Wednesday, February 18, 2009

Romance's Impossible Standard

I was swirling around The Toilet Bowl (aka, Mrs. Giggles' blog) today, and found a post there about romance heroines that really resonated with me. For those of you with clickthruaphobia, the gist of it was: Why do we demand effortless perfection in our heroines? Why must a romance heroine be (naturally) large-busted, (naturally) slim yet curvy, and (naturally, effortlessly) gorgeous? Why is a heroine villified if she (god forbid!) gets breast implants to have that large bust, or (heaven forefend!) diets to achieve that perfect body, or (gasp!) wears make up to enhance her beauty?

Well, the indoctrination starts early, my friends. You can see it in Disney movies like Snow White, Sleeping Beauty, The Little Mermaid, Cinderella: there's the heroine, perfect and pristine in her natural beauty and purity (even when she's dressed like a shlump), while the villainess is a heavily made-up, corset-wearing, updo-sporting nasty. And the villainess--even the fat, ugly Sea Witch, Ursula--comes off as more clever, overtly powerul, even sexual, than the sweet, innocent, gullible heroine, who triumphs not by wit or fortitude, but a combination of luck, blind faith and deus ex machina. It's no wonder that the villainess usually seems (to me, anyway) more complex, meaty and interesting as a character, while the heroine often has all the dynamic flavor and compelling texture of a Twinkie.

We're bombarded all through our childhood with the idea that for females, innocence and simplicity (even to the point of stupidity--I mean, the apple is freaking poisoned, duh) is good. Whereas a woman comfortable in her sexuality is evil. A woman who cares about how she looks is evil. A smart woman who knows what she wants and sets out to get it is--you guessed it--evil. A little lipstick, a push-up bra and a take-charge attitude can take a potential heroine from virtue to vice in less than 60 seconds.

But the times, they are a-changing. In romance novels these days, we increasingly demand a heroine who is smart, beautiful, sexy and competent, yet the moment the heroine appears to be aware of the fact that she's smart, beautiful, sexy and competent, she loses her lustre in the eyes of many readers. We're mired in that uneasy null-space between a woman's traditional role and women's liberation. Torn between the madonna and the whore.

One author's comment on Mrs. Giggles' post indicated that for her, the answer lies in m/m romance. That men are simply more dynamic, more powerful, more interesting (and hotter) romantic protagonists than women. Which leads me to ask: Why must we turn to men for characters that engage us? If it's possible to write a strong, complex and intiguing male, why is it so much less possible to write those same qualities into a female character?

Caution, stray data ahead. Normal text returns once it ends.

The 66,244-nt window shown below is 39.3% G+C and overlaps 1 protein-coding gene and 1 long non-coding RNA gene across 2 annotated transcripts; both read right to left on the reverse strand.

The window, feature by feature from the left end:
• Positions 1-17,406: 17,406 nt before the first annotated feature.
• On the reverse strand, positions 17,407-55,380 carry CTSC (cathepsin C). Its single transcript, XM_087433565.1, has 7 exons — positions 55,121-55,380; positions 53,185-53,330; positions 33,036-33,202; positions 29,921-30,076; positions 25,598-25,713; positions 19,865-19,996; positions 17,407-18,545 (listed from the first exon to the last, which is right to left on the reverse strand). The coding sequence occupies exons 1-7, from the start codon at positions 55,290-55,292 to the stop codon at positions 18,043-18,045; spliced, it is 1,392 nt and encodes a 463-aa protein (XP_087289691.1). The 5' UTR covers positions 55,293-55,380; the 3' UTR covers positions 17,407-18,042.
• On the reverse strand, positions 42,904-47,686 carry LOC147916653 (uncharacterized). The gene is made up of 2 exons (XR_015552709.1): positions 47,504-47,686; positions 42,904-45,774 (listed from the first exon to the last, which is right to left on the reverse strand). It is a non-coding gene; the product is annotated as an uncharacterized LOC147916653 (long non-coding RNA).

I've written many heroines in my twenty-odd years of writing:

The six-foot-tall warrior/slave who lives for vengeance.
The coltish, breech-clad tomboy bastard.
The tavern girl who's lost count of the number of men she's been with.
The whore with the red-painted lips, who loves everything to do with sex.
The cross-dressing, unabashedly bisexual killer for hire with a death wish.
The daughter of a goddess who isn't afraid to use sex to get what she wants.
The traumatized rape victim who learns to love her body again.
The high-class rent girl with a financial plan that will get her off her back.
The queen who marries a man half her age and enjoys every second in their marriage bed.
The courtesan who sleeps her way to a chance at revenge.
The bisexual metallurgist who uses her psychic gifts for voyeurism.
Her lesbian companion who isn't past inviting a man into their bed to please her lover.
The child sexual abuse survivor and freedom fighter who is willing to die for her cause.
And four guilt-ridden immortals who ambush one poor sap into a polyamorous marriage.

These women are all beautiful, though not always (or even usually) traditionally so. Some are aware of their beauty, some aren't, and some don't much care one way or the other. Only two are virgins at the beginning of their stories (and none by the end, heh). They are all sexy, honorable, flawed, strong, intelligent, vulnerable, determined, complex women who are every bit as dynamic as any man.

There is beauty to be found in simplicity--if you're talking about a lamp or a vase or a china pattern. Sweetness is all very nice, but too much of it makes my teeth hurt. I'm not interested in Snow White. She bores the everloving crap out of me. Cinderella's passivity and martyrdom doesn't impress me--it makes me want to smack her upside the head. But the answer, for me, is not to stop writing women altogether. It's to write the kind of women I'd like to know, the kind of women I can respect.

Even if they wear lipstick.

5 comments:

MB (Leah) said...

Kirsten, I read that yesterday and frankly, for me, except for that the heroine is nice looking, I really haven't read that in the contemps I've been reading. I don't doubt that it's true, but I wanted to ask which books she's reading.